Lymphoma can spread all around the body and travel throughout the whole lymphatic system. The cancerous lymphoma cells can also travel in the bloodstream to organs such as the bone marrow, liver or the lungs – the cells can then continue dividing to form a new area of lymphoma.

Due to lymphoma’s ability to travel around one’s body, growing at a rapid rate and the intensity in its number of affected patients, the work that the ESL is doing with experts and professionals is vital.

Hodgkin lymphoma and non-Hodgkin lymphoma

There are two major sub-types of lymphoma, and they both have very similar names; one is called Hodgkin lymphoma and the other non-Hodgkin. Both types of lymphoma are named after Dr Thomas Hodgkin’s groundbreaking research on the symptoms of the diseases; however, both are very different.

The main difference between the two cancers is the presence of mutated B lymphocytes that are five times larger than normal lymphocytes, called Reed-Sternberg cells; if a biopsy from an affected lymph node contains Reed-Sternberg, the patient is diagnosed with Hodgkin lymphoma.

Hodgkin lymphoma is much rarer than non-Hodgkin and there are six varieties of the disease, the most common being nodular sclerosis classical Hodgkin lymphoma and mixed cellularity classical Hodgkin lymphoma, which account for 90% of all cases. This is in contrast to non-Hodgkin lymphoma, which is the seventh most diagnosed cancer and has more than 61 types and sub-types.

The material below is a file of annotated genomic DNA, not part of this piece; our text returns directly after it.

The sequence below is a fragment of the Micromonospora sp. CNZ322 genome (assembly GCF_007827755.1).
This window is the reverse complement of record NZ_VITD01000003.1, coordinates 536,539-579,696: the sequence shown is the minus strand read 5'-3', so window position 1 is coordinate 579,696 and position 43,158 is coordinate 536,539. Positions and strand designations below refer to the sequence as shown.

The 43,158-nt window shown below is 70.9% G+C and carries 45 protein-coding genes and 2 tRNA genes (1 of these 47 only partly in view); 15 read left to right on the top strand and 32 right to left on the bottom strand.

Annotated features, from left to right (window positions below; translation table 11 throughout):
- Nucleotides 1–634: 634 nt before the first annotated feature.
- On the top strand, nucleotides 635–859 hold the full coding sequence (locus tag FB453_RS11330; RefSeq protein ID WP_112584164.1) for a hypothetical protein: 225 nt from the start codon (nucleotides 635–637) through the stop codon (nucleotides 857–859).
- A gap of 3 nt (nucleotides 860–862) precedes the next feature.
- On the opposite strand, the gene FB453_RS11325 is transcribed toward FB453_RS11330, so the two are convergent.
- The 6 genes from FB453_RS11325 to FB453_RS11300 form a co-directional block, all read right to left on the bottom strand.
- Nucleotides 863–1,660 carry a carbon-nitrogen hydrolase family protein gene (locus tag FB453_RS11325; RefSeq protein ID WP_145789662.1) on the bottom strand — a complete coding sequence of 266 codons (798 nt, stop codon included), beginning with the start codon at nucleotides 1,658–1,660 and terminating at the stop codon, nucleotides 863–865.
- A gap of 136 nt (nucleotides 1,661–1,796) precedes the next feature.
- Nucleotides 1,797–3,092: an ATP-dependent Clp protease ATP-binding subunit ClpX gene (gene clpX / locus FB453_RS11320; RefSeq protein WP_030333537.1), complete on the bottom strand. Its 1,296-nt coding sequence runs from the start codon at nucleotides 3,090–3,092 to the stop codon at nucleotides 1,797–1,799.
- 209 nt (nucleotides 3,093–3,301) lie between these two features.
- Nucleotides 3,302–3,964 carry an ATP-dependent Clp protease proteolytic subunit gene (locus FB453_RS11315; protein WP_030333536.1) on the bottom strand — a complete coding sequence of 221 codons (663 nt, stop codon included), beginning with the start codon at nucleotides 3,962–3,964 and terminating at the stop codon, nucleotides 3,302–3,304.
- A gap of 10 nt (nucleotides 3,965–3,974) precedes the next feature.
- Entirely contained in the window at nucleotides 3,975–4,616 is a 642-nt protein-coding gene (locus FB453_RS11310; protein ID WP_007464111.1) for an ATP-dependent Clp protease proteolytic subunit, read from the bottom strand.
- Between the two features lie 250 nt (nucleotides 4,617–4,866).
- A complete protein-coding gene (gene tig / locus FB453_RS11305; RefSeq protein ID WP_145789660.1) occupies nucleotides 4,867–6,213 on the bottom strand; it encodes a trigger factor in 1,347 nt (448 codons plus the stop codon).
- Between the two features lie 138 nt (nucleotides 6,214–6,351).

Lymphoedema

It is estimated in the UK that 240,000 people are living with lymphoedema. The condition refers to a swelling that develops as a result of an impaired lymphatic system not developing properly or from trauma/damage – in other words, an abnormal accumulation of protein-rich fluid.

The condition develops when lymph nodes or vessels become damaged or blocked and can be as a result of the removal of lymph nodes through surgery. When lymph fluid cannot pass through the vessels or the lymph nodes and the fluid cannot drain away in the usual way, it causes chronic swelling around the site.

Lymphoedema never goes away as the causes can’t be reversed; however, the swelling can be reduced in most cases, particularly when it is diagnosed early.

Often lymphoedema can be caused by cancer or its treatment, particularly if a patient has had to have their lymph nodes removed as part of their treatment. Lymphoedema can develop at any point after cancer treatment; however, the most common area of development is in the arm or the leg.

Although anyone who has had cancer treatment which affects their lymph nodes is at risk of developing lymphoedema, the risk is greater if:

  • A patient has had both surgery and radiotherapy to the lymph nodes, and/or
  • The affected area includes the armpit, groin or neck area.

The above provides just a snapshot of the complicated issues affecting the lymphatic system and make clear the importance of a scientific and international organisation such as the European Society of Lymphology.

Please note, this article will appear in issue 8 of Health Europa Quarterly, which will be published in February 2019.